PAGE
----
(Bloomberg) -- The world may have to rely on new recycling technologies to prevent shortages of copper as the shift toward clean energy supercharges demand for the wiring metal, according to a new report by BloombergNEF.

Annual copper demand is set to expand 53% to 2040, mainly driven by the electrification of transport and infrastructure, BNEF analysts including Sung Choi wrote in the report released Tuesday. In the same span, BNEF’s base case has supply up just 16% amid a dearth of new mines, leaving a shortfall of 14 million metric tons by 2040. Even in a best-case scenario, a shortage of more than 5 million tons is possible. (See chart below).

The BNEF report is the latest alarm bell for a looming squeeze in the building blocks for the new economy, with key battery components like lithium and nickel also likely to be in short supply. Last month, S&P Global warned of “untenable” copper shortfalls in the coming decade as new deposits become trickier and pricier to develop and current mines face falling ore quality and rising environmental and social demands.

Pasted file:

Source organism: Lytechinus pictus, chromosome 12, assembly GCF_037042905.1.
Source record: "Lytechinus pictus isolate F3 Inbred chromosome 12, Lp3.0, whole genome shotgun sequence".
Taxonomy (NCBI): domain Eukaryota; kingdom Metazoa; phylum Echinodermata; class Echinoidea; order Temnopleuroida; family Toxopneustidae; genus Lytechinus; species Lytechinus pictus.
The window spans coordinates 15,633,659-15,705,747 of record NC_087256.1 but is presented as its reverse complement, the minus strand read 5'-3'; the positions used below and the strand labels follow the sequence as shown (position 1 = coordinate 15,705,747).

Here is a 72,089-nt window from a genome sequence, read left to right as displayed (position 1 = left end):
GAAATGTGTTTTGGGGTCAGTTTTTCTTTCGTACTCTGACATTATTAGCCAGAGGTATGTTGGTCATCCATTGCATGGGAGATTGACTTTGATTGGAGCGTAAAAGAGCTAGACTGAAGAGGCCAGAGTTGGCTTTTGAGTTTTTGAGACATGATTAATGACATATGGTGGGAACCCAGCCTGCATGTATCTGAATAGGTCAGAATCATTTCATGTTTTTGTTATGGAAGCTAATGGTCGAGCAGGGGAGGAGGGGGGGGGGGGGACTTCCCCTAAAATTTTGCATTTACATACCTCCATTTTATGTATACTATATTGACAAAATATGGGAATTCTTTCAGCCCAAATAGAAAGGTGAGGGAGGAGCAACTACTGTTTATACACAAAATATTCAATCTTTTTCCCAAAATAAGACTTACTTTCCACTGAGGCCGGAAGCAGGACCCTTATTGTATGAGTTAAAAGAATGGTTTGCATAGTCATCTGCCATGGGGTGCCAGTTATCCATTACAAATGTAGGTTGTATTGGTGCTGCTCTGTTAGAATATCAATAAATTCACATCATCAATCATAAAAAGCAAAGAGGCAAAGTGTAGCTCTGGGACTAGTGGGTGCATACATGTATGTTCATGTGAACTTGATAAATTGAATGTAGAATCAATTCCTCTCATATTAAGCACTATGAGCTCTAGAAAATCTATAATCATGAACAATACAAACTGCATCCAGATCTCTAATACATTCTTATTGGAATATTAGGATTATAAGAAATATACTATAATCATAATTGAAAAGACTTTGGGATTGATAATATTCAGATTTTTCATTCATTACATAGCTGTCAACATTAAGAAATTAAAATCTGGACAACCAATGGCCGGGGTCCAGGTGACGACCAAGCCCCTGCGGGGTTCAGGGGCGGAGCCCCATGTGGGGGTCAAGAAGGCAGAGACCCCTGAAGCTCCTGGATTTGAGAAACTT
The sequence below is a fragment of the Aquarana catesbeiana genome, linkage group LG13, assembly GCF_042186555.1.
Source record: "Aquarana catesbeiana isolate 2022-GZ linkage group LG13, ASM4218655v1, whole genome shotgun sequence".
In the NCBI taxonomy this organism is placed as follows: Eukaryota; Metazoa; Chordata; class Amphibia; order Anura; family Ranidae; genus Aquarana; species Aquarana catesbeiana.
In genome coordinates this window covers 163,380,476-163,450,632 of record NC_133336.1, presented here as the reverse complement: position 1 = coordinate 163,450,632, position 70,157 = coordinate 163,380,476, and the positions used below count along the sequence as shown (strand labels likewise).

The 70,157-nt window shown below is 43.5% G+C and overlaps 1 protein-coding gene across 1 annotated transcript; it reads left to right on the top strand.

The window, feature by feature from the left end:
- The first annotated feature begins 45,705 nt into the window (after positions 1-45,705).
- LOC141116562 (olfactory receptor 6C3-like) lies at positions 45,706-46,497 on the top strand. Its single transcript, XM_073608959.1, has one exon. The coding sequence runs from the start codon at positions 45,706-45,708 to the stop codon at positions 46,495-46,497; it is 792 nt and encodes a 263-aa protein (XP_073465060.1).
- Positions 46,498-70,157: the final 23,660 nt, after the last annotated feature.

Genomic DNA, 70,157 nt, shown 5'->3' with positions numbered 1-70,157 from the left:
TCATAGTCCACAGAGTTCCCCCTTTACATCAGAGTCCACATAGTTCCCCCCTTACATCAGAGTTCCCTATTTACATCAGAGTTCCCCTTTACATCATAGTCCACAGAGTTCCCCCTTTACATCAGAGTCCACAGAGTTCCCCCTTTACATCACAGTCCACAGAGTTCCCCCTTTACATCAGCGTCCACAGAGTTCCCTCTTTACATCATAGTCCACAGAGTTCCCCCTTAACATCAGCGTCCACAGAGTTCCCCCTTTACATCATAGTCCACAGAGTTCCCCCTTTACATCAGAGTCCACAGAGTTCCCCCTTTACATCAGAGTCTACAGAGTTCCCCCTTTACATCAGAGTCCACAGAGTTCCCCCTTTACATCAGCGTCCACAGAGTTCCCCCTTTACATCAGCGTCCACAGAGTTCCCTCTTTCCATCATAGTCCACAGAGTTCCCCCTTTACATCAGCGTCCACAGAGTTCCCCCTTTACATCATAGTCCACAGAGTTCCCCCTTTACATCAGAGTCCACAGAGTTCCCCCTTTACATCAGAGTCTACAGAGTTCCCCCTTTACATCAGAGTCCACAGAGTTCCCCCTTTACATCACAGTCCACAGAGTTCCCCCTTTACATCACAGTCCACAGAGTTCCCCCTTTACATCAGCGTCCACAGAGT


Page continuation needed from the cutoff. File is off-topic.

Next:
To be sure, big deficits are hypothetical, with higher prices potentially flushing out new supply or slowing the move away from fossil fuels. While stable rules and streamlined permitting will help ensure new projects are completed on time, mining challenges mean the focus shifts to secondary production, with a jump in recycling projected to help fill the gap.

“Investing in technologies related to recycling, lowering costs and improving recovery rates from low-grade deposits could help bring new copper supply online to meet growing demand,” the BNEF analysts wrote.

While copper futures have recovered ground in recent weeks, they’re still down about 18% from an early-June peak amid lingering recession fears. A downturn probably will delay copper demand growth, but it also has the potential to boost investment in supply post-recession, BNEF wrote.

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